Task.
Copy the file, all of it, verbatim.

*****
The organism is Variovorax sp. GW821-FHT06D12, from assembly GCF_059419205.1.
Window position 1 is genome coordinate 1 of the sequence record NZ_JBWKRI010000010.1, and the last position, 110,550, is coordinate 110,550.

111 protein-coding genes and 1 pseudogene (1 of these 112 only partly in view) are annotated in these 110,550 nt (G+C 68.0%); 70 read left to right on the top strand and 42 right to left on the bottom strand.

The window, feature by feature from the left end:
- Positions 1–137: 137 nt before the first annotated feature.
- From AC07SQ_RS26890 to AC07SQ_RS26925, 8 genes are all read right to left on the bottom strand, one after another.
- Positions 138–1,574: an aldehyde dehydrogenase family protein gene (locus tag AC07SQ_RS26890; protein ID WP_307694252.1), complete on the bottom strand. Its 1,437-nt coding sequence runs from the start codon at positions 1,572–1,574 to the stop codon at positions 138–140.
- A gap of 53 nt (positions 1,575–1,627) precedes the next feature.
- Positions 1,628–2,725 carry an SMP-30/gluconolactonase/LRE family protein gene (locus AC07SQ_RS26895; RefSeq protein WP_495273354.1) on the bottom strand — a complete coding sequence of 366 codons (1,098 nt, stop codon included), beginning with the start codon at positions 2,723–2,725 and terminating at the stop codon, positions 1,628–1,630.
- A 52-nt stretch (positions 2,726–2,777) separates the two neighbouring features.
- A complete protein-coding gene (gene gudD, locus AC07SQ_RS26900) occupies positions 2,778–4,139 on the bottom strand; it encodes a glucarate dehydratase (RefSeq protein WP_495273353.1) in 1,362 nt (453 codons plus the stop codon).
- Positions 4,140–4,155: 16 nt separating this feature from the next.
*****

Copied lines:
The organism is Variovorax sp. GW821-FHT06D12, from assembly GCF_059419205.1.
Window position 1 is genome coordinate 1 of the sequence record NZ_JBWKRI010000010.1, and the last position, 110,550, is coordinate 110,550.

111 protein-coding genes and 1 pseudogene (1 of these 112 only partly in view) are annotated in these 110,550 nt (G+C 68.0%); 70 read left to right on the top strand and 42 right to left on the bottom strand.

The window, feature by feature from the left end:
- Positions 1–137: 137 nt before the first annotated feature.
- From AC07SQ_RS26890 to AC07SQ_RS26925, 8 genes are all read right to left on the bottom strand, one after another.
- Positions 138–1,574: an aldehyde dehydrogenase family protein gene (locus tag AC07SQ_RS26890; protein ID WP_307694252.1), complete on the bottom strand. Its 1,437-nt coding sequence runs from the start codon at positions 1,572–1,574 to the stop codon at positions 138–140.
- A gap of 53 nt (positions 1,575–1,627) precedes the next feature.
- Positions 1,628–2,725 carry an SMP-30/gluconolactonase/LRE family protein gene (locus AC07SQ_RS26895; RefSeq protein WP_495273354.1) on the bottom strand — a complete coding sequence of 366 codons (1,098 nt, stop codon included), beginning with the start codon at positions 2,723–2,725 and terminating at the stop codon, positions 1,628–1,630.
- A 52-nt stretch (positions 2,726–2,777) separates the two neighbouring features.
- A complete protein-coding gene (gene gudD, locus AC07SQ_RS26900) occupies positions 2,778–4,139 on the bottom strand; it encodes a glucarate dehydratase (RefSeq protein WP_495273353.1) in 1,362 nt (453 codons plus the stop codon).
- Positions 4,140–4,155: 16 nt separating this feature from the next.